The Alpi Apuane are a small but, extremely rugged range of mountains located along the northern Tuscan coast from Viareggio to La Spezia. They range in elevation from 1,200 m to nearly 2,000 m in height. This mountain range is a metamorphic core complex associated with the Northern Apennines, although it is further west and disconnected from the rest of the Apennine range by the deep valley of Garfagnana. This range is primarily made up of marble, with other metamorphic carbonate rocks and various sedimentary layers also present. Marble is formed when limestone is placed under great pressures and temperatures, which causes it to melt and recrystallize. Marble, like limestone, dissolves when in contact with water containing acids.
The forests of the lower Alpi Apuane consist of chestnuts and holm oak stands. Higher up, the forests change over to scrubby beech woods and scattered white firs. At about 1,500 m, subalpine grassy meadows and heath moorlands open up to the mountain summits. The Alpi Apuane gets very little snow, despite their high elevations, as the proximity to the sea moderates the temperatures. So, while 1,800 m elevation in the Northern Apennines may have two meters of snow on the ground, the same elevation in the Alpi Apuane may only have a dusting. Nonetheless, if you choose to hike in the winter, be aware that ice from melting snow or rain that has frozen overnight may cover the trail and make already difficult hikes all the more dangerous.
The Alpi Apuane is one of the world’s leading sources of high-grade marble. In fact, the quarries (cave) of Carrara have supplied the statue-quality white marble to artists and engineers for over 2,000 years. The sculptures of Michelangelo, the marble façades of ancient Roman buildings, and great cathedrals throughout Europe, have all used marble from these quarries. Today, you can hike in and amongst these active marble quarries (Hikes 25, 26, and 27), as well as, on top of the natural exposed substrate which has not been harvested. From a distance, the tailings from these quarries, such as on Monte Corchia, look like glaciers running down the mountain slopes because they are so white. In fact, the marble is so abundant that the breakwaters and sea walls in Marina di Pisa (Hike 11) are made of huge blocks of lower quality marble, not suitable for buildings or sculptures.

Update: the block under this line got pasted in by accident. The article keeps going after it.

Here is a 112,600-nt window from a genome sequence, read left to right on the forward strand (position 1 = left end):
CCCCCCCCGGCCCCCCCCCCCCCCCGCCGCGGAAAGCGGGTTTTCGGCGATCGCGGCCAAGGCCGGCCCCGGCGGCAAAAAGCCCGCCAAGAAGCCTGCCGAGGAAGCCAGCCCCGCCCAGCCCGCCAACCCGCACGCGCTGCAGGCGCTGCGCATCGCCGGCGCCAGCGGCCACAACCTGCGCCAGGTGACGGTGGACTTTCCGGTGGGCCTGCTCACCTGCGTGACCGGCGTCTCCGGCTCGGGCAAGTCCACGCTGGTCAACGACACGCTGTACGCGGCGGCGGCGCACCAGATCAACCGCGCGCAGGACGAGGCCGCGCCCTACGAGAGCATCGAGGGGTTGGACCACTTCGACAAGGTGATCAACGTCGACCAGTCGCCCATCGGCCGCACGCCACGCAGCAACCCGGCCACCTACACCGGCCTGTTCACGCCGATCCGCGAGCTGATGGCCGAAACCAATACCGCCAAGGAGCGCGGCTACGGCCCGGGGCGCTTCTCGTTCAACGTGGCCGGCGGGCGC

There are also many other metamorphic and sedimentary layers that are intermixed with the marble core. A kaleidoscope of colors are present, including silvery schists, green slates, red mudstones, brown shales, white quartz veins, and a variety of multi-colored gneisses. This is especially evident on Monte Fiocca (Hike 25).